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While several health insurers are cutting back on plans sold on public health insurance exchanges next year, Cigna Corp. hopes to rev up its exchange participation.
The Bloomfield, Connecticut-based health insurer has filed to sell policies in 2017 on exchanges established by the health care law in Chicago, Raleigh and Durham in North Carolina, and Richmond and northern Virginia, a company spokesman confirmed Wednesday.
Cigna sold plans on exchanges in seven states this year.
The announcement echoes comments made by the Cigna spokesman in April that Cigna planned to “selectively expand our public exchange presence into a few new geographies in 2017” because of “potential longer-term opportunity for profitable growth.”
Cigna's move comes just days after Louisville, Kentucky-based Humana Inc. announced it would stop offering plans on exchanges in 2017 in “certain states where we had a very limited presence” this year, a Humana spokesman said last week. Humana offered plans through exchanges in 15 states in 2016.
Humana also said it will stop offering off-exchange individual policies in nearly all markets in 2017.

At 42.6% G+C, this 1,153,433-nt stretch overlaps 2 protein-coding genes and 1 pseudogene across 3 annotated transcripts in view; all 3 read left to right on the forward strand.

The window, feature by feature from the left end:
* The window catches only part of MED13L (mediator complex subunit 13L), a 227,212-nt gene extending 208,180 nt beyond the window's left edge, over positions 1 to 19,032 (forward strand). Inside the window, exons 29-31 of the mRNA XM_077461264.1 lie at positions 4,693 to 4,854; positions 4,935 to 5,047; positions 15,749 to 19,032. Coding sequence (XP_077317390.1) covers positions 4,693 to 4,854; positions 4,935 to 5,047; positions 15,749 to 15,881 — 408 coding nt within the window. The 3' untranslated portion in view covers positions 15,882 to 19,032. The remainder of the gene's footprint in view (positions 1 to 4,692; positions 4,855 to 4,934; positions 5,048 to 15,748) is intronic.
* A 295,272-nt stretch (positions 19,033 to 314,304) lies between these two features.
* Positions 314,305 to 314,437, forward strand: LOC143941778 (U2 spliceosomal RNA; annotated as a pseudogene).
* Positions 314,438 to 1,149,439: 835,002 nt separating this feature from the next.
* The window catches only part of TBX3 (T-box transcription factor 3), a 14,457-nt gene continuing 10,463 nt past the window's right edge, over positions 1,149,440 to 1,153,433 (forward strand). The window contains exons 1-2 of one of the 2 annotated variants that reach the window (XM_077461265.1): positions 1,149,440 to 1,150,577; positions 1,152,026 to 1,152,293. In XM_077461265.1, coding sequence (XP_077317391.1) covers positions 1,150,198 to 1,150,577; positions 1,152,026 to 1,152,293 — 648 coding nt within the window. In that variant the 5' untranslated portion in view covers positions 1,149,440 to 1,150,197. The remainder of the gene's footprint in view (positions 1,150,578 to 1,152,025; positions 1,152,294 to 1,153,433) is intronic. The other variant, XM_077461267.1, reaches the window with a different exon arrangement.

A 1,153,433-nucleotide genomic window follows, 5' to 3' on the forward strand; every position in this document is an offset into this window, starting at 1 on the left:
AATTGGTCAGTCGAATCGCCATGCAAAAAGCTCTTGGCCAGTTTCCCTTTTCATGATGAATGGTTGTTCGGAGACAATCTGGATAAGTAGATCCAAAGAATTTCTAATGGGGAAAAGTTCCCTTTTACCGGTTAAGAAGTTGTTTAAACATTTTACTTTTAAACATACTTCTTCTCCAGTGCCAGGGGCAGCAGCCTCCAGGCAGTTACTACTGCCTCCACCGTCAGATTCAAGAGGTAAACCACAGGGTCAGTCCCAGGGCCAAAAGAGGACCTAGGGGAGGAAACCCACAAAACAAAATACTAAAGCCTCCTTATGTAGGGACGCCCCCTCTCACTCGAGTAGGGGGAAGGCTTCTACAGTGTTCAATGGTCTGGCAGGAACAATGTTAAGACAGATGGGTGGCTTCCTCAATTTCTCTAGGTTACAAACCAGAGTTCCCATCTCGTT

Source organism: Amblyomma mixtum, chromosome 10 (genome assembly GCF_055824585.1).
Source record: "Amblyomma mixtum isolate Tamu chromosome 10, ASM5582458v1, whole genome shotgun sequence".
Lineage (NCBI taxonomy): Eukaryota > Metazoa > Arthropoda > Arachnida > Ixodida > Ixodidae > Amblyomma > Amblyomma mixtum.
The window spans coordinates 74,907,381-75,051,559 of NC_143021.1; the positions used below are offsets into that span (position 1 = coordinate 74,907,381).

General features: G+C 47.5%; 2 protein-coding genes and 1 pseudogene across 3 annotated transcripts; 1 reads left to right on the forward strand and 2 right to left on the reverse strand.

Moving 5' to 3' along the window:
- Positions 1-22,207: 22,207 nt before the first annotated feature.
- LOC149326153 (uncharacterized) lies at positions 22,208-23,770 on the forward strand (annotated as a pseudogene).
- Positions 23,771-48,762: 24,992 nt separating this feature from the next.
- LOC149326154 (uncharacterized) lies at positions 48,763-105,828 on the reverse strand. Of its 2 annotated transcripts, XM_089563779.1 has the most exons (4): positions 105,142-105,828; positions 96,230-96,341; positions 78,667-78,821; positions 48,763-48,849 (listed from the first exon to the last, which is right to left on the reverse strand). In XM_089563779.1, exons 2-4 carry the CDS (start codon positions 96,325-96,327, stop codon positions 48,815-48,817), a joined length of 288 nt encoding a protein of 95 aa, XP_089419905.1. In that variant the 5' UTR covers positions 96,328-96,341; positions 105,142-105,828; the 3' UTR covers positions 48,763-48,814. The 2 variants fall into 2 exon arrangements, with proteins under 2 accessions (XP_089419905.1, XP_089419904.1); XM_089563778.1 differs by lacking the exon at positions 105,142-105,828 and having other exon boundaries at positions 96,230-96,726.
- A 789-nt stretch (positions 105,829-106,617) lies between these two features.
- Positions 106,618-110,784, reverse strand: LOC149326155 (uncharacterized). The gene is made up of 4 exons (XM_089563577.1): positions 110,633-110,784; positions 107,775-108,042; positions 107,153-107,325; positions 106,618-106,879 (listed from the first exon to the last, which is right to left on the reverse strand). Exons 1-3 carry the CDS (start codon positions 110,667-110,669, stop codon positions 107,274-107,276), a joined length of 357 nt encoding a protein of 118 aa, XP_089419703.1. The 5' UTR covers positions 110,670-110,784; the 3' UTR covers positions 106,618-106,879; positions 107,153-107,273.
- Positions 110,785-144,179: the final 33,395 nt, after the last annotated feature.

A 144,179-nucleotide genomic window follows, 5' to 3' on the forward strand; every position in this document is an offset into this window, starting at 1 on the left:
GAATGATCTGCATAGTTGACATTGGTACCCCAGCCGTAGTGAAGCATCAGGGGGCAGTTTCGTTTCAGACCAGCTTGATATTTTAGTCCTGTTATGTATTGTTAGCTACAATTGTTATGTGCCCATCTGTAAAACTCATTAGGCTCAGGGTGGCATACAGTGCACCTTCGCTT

UnitedHealth Group Inc. has also exited exchanges in nearly all states, citing high medical costs from exchange members. The insurer this month said it expects to lose $850 million on exchange policies in 2016.
The earnings of many health insurers have taken a beating from the public exchanges, which generally have been characterized by high-cost, sicker-than-average enrollees who consume a lot of medical services.
In the first few years of the exchanges, insurers did not have the data needed to adequately price health plans sold on the exchanges, leading to massive losses in some cases and causing health care co-ops established by the Affordable Care Act to close their doors. Only seven of the original 23 co-ops remain.
Compensation increased for four of the top five highest paid insurance broker executives in 2015.